# File activerecord/lib/active_record/relation/query_methods.rb, line 363
def group(*args)
  check_if_method_has_arguments!(__callee__, args)!(*args)

having(opts, *rest)

Allows to specify a HAVING clause. Note that you can't use HAVING without also specifying a GROUP clause.

Order.having('SUM(price) > 30').group('user_id')
# File activerecord/lib/active_record/relation/query_methods.rb, line 903
def having(opts, *rest)
  opts.blank? ? self : spawn.having!(opts, *rest)

in_order_of(column, values)

Allows to specify an order by a specific set of values. Depending on your adapter this will either use a CASE statement or a built-in function.

User.in_order_of(:id, [1, 5, 3])
# SELECT "users".* FROM "users"
#   ORDER BY FIELD("users"."id", 1, 5, 3)
#   WHERE "users"."id" IN (1, 5, 3)
# File activerecord/lib/active_record/relation/query_methods.rb, line 447
def in_order_of(column, values)
  klass.disallow_raw_sql!([column], permit: connection.column_name_with_order_matcher)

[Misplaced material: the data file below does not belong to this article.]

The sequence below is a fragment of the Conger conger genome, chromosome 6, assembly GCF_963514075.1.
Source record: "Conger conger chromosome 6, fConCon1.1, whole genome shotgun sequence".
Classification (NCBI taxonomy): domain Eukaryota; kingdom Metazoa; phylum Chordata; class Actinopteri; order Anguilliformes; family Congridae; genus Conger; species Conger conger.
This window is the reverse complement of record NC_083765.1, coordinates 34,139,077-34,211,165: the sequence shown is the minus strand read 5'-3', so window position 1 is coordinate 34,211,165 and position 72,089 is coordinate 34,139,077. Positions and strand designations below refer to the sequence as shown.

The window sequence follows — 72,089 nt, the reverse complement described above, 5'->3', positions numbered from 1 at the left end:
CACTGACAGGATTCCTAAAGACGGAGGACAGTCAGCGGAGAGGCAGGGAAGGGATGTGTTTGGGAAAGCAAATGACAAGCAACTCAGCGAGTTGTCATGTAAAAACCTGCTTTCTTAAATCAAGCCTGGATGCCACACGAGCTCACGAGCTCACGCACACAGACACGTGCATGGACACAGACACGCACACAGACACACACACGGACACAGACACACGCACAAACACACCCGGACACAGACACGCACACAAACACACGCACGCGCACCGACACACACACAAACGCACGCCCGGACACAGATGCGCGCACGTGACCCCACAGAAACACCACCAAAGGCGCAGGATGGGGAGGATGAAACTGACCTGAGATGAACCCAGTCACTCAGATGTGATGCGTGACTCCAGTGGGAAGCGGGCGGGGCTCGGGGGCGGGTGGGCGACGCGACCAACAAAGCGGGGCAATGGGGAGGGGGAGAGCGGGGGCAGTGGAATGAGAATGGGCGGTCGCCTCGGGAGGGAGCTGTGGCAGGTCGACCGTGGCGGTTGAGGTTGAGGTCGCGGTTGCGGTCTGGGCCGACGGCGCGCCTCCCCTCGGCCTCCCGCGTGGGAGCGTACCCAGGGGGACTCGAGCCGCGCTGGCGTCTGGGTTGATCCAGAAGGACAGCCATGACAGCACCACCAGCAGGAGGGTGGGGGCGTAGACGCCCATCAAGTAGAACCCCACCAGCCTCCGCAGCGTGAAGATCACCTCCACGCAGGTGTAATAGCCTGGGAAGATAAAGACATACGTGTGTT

return spawn.none! if values.empty?

  references = column_references([column])
  self.references_values |= references unless references.empty?

  values = { |value| type_caster.type_cast_for_database(column, value) }
  arel_column = column.is_a?(Symbol) ? order_column(column.to_s) : column

    .order!(connection.field_ordered_value(arel_column, values))


Specify relationships to be included in the result set. For example:

users = User.includes(:address)
users.each do |user|

allows you to access the address attribute of the User model without firing an additional query. This will often result in a performance improvement over a simple join.

You can also specify multiple relationships, like this: